Colonoscopy

Doctors use the colonoscopy procedure to look for abnormalities or changes in the lower part of your digestive tract, such as the rectum and large intestine (colon).

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What is a colonoscopy?

Colonoscopy uses a tiny video camera on the end of a long, flexible tube. During the procedure, the tube is inserted into the rectum, which provides a video image of the inside of your entire colon.

If the doctor performing the colonoscopy sees anything unusual, such as a polyp or other abnormal tissue, it can be sampled for analysis and often removed through the scope.

You may be referred for a colonoscopy to:

  • Discover the source of symptoms. If you are having symptoms such as abdominal pain, chronic constipation, rectal bleeding, chronic diarrhea and other intestinal issues, your doctor may suggest a colonoscopy to see if there's anything abnormal in your colon that could be causing them.
  • Screen for cancer. Depending on your age and risk factors, your doctor may refer you for colonoscopy to screen for colon cancer. Until recently, U.S. guidelines recommended a colonoscopy every 10 years for people age 50 or older who have an average risk of colon cancer. However, new recommendations advise screenings start at age 45. If you are at higher risk, such as a family history of colon cancer, your doctor may suggest more frequent screening.
  • Reexamine the colon. If you have had polyps in the past or another abnormality, your doctor may suggest another colonoscopy to reexamine your colon and remove any additional polyps. Removing polyps helps reduce your risk of colon cancer.

What can I eat before a colonoscopy?

Colonoscopy prep starts with emptying your colon, as any food residue or debris can create problems viewing the walls of the colon and rectum. There are a few ways to empty your colon. Your doctor will talk to you about the best method that works for you. The process includes:

  • Following a prescribed diet 24 hours before the exam. Usually, the day before your colonoscopy you won't be able to eat solid food, such as chocolate or crisps. You can typically drink clear liquids, such as water, broth, tea and coffee (no milk or cream), and carbonated beverages. You'll want to avoid red liquids as they can look like blood to the camera. Depending on your circumstances, you might not be able to eat or drink anything after midnight the night before the exam.
  • Use laxatives. To empty your colon, your doctor will probably ask you to take a laxative. Depending on your circumstances, you might need to take it just the night before or the night before and the morning of your procedure.

Depending on your situation, you may need to adjust your medications. At least a week before your colonoscopy, talk to your doctor about your medications. This is especially important if you take blood-thinning medications or have a condition such as high blood pressure, heart problems or diabetes, or if you take medications or supplements that contain iron. To ensure the best image possible, you may be asked to adjust a dose or even temporarily stop a medication.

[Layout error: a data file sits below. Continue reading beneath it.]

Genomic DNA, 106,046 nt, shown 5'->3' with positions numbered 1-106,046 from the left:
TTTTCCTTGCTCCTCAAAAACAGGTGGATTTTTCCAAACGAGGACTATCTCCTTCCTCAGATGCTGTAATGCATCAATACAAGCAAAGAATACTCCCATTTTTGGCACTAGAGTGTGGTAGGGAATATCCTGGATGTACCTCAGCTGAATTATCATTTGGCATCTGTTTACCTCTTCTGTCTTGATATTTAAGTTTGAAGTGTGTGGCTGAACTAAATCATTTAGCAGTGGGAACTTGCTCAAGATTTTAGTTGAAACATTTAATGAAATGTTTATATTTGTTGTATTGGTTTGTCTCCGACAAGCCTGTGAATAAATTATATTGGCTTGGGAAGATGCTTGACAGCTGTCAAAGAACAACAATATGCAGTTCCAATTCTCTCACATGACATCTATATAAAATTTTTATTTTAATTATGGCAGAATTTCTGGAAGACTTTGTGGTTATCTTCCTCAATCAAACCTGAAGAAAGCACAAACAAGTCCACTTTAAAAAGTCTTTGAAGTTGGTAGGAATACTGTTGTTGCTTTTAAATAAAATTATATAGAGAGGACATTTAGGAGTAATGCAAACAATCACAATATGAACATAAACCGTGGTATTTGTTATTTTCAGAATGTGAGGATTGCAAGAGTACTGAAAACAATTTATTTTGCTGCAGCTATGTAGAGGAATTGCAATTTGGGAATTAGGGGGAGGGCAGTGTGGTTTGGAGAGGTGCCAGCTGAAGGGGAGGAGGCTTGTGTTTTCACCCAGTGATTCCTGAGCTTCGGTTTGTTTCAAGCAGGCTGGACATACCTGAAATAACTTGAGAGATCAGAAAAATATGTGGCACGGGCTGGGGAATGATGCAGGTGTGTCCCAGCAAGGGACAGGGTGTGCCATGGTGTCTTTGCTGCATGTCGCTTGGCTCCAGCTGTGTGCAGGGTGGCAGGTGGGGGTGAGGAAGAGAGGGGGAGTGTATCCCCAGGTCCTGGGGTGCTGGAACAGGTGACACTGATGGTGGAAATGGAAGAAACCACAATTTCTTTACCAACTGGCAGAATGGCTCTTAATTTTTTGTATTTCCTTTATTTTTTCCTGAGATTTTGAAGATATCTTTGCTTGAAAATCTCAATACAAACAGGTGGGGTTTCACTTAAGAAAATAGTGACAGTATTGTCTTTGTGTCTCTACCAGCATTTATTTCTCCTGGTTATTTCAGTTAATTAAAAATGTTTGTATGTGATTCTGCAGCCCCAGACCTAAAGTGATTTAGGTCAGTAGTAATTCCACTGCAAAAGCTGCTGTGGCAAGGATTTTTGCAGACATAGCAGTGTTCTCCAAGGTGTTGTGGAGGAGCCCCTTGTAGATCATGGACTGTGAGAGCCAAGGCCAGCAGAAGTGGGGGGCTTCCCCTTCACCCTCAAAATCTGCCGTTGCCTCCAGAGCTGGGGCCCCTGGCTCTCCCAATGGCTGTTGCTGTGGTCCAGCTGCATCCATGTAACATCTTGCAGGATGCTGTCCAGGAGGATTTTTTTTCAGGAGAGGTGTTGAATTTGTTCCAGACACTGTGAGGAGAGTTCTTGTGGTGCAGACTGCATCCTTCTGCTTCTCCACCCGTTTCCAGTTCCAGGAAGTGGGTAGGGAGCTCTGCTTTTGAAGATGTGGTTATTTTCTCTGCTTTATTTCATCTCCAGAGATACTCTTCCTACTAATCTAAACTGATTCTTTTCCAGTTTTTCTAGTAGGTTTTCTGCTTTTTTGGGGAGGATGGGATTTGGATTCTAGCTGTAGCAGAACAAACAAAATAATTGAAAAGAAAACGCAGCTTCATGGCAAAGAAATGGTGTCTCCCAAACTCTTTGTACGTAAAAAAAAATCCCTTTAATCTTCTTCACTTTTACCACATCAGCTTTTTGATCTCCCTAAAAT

If you are worried about your medications, one of our staff will be happy to advise you when you set up your appointment.

Is a colonoscopy painful?

A colonoscopy is not usually painful. However, for most people, sedation during colonoscopy is recommended. This will usually be a sedative combined with pain medication given intravenously.

The procedure generally requires wearing a gown with nothing else. The exam begins with you lying on your side with knees drawn up as the doctor inserts the colonoscope into the rectum.

Besides containing the camera, the scope has a light and tube that inflates the colon with air, carbon dioxide or even sterile water, giving the doctor a better view of the colon lining. During the procedure, you may feel cramping or feel the need to have a bowel movement. The doctor can also pass instruments through the tube to remove polyps or take tissue samples.

How long does a colonoscopy take?

A colonoscopy usually takes between 30 and 60 minutes.

Usually it takes about an hour for the sedative to start wearing off. However, its effects can last a full day, so it is important for your safety that you have someone take you home. You won't be able to drive and shouldn't make important decisions or go back to work for the rest of the day.

Because the procedure pumps air into the colon, you may feel bloated for a few hours after the exam and pass gas. Walking can help lessen discomfort.

Mayo Clinic Healthcare will work with you to determine if a colonoscopy is appropriate to your needs.

Read more about colonoscopy on MayoClinic.org